And then I saw it: What’s crap for one person isn’t so for another.
Everything came down to perspectives. I had chosen a career that was so unstable and wavering that even industry specialists had made peace with their disagreements.
And while I sunk neck-deep in learning the nuances of a semicolon and wondering if I should use words like “nuances,” my internship ended and I became an official employee.
The city felt old now, and I no longer was nineteen or fat.
But my father remembered my promise and began nagging me. My life seemed fine at the moment but I should have something to fall back to — when things turn nasty. They wanted me to get a degree for a career I could live on.
For some weird reason, my family didn’t think I was already living. They acted as if all I had done was extend my internship. And so to please them — to get them off my back, rather — I signed up for a course in literature.
It seemed like the right thing to do. I wanted to write, and what’s more natural for a writer to study than good writing itself?
I thought myself mature, but I had been naive about the quality of our education system. It didn’t take me long to realise it was a waste of my time. My parents, however, were hell bent on getting me through the course.
As a result, my degree in literature killed my passion for conventional literary education. And in the process, it convinced me further that a piece of paper stamping me qualified for employment is just society’s way of circulating money.
It got me thinking. According to my society, a career in arts isn’t worth pursuing because there’s no future in it. As for Engineering, medicine, and now MBA — they are future-proof courses. Plus, they have a heavy “return on investment”. Nowadays people only speak in economic jargon because life’s all about what pays you well.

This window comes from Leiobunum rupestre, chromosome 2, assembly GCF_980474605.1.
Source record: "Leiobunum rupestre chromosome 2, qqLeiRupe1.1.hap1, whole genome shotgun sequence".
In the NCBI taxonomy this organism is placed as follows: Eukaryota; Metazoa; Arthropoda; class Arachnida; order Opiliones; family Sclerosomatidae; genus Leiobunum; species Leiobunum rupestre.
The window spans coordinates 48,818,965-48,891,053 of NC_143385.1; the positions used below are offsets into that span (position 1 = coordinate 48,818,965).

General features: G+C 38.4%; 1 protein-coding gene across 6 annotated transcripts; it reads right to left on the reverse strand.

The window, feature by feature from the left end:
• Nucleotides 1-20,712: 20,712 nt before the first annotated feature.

It’s funny because people are passionate when talking about Italian art museums and French sculptures, and how we should protect ours as well. But they also discourage any child who puts a brush or a pen to paper.
Alas, I’m not immune to the rest of the world and its changing fancies.
From my parents who think I’m in ruins and relatives who claim to love me, to people I called my closest friends, everyone’s told me I need a backup plan—any plan beyond my stigma for writing.
However, when people ask me what I want to do with my life, I still say the same thing: “I want to write”. I began as a content writer, and three years later, I’ve morphed into a content marketer. And that gives me hope. I may not become the greatest novelist the world has ever seen, but I’ve been writing.
Sure, life hasn’t been as perfumed roses. I’ve written plenty of poor prose and pathetic poems. But every time I sit down on a mission to tether words to meaning, and meaning to sentences, I feel the adrenaline pumping through my veins. And I realise: There’s a good chance I’d never become a published author.
There are countless writers out there with a passion for words and parents with money. And I see myself scavenging my purse for coins at the end of every month. My family could be right, and life may turn nasty; I never can be sure it won’t.
Nevertheless, one thing I’m sure of — as long as my lungs can hold air, I will write.
Cross-posting from my Medium blog.